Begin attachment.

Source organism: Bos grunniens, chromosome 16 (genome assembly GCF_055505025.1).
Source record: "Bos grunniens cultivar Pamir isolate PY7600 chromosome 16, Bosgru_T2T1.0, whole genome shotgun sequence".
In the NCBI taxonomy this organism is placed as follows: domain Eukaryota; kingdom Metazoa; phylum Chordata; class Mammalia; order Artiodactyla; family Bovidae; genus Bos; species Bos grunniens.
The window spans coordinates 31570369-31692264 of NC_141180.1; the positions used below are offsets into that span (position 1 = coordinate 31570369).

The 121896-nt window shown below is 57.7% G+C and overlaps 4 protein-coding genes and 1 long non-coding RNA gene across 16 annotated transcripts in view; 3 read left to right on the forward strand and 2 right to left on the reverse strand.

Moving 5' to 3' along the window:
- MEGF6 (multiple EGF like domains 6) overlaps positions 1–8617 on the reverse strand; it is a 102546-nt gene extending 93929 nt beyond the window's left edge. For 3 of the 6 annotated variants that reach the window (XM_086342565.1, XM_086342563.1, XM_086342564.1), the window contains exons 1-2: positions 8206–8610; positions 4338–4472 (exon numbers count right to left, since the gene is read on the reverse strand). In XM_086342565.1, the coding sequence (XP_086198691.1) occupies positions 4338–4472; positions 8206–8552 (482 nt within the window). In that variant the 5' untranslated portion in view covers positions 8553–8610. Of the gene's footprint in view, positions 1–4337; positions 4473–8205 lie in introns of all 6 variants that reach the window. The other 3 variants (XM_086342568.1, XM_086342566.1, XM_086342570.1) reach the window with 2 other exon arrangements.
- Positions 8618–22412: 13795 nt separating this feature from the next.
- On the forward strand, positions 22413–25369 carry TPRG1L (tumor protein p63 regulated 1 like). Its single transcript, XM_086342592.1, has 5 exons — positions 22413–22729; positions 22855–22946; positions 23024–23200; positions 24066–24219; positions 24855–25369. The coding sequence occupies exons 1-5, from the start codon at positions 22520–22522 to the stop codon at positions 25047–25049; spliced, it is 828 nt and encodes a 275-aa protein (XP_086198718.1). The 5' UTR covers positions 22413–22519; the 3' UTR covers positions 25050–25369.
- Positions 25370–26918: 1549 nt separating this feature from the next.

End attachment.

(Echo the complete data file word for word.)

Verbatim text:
Source organism: Bos grunniens, chromosome 16 (genome assembly GCF_055505025.1).
Source record: "Bos grunniens cultivar Pamir isolate PY7600 chromosome 16, Bosgru_T2T1.0, whole genome shotgun sequence".
In the NCBI taxonomy this organism is placed as follows: domain Eukaryota; kingdom Metazoa; phylum Chordata; class Mammalia; order Artiodactyla; family Bovidae; genus Bos; species Bos grunniens.
The window spans coordinates 31570369-31692264 of NC_141180.1; the positions used below are offsets into that span (position 1 = coordinate 31570369).

The 121896-nt window shown below is 57.7% G+C and overlaps 4 protein-coding genes and 1 long non-coding RNA gene across 16 annotated transcripts in view; 3 read left to right on the forward strand and 2 right to left on the reverse strand.

Moving 5' to 3' along the window:
- MEGF6 (multiple EGF like domains 6) overlaps positions 1–8617 on the reverse strand; it is a 102546-nt gene extending 93929 nt beyond the window's left edge. For 3 of the 6 annotated variants that reach the window (XM_086342565.1, XM_086342563.1, XM_086342564.1), the window contains exons 1-2: positions 8206–8610; positions 4338–4472 (exon numbers count right to left, since the gene is read on the reverse strand). In XM_086342565.1, the coding sequence (XP_086198691.1) occupies positions 4338–4472; positions 8206–8552 (482 nt within the window). In that variant the 5' untranslated portion in view covers positions 8553–8610. Of the gene's footprint in view, positions 1–4337; positions 4473–8205 lie in introns of all 6 variants that reach the window. The other 3 variants (XM_086342568.1, XM_086342566.1, XM_086342570.1) reach the window with 2 other exon arrangements.
- Positions 8618–22412: 13795 nt separating this feature from the next.
- On the forward strand, positions 22413–25369 carry TPRG1L (tumor protein p63 regulated 1 like). Its single transcript, XM_086342592.1, has 5 exons — positions 22413–22729; positions 22855–22946; positions 23024–23200; positions 24066–24219; positions 24855–25369. The coding sequence occupies exons 1-5, from the start codon at positions 22520–22522 to the stop codon at positions 25047–25049; spliced, it is 828 nt and encodes a 275-aa protein (XP_086198718.1). The 5' UTR covers positions 22413–22519; the 3' UTR covers positions 25050–25369.
- Positions 25370–26918: 1549 nt separating this feature from the next.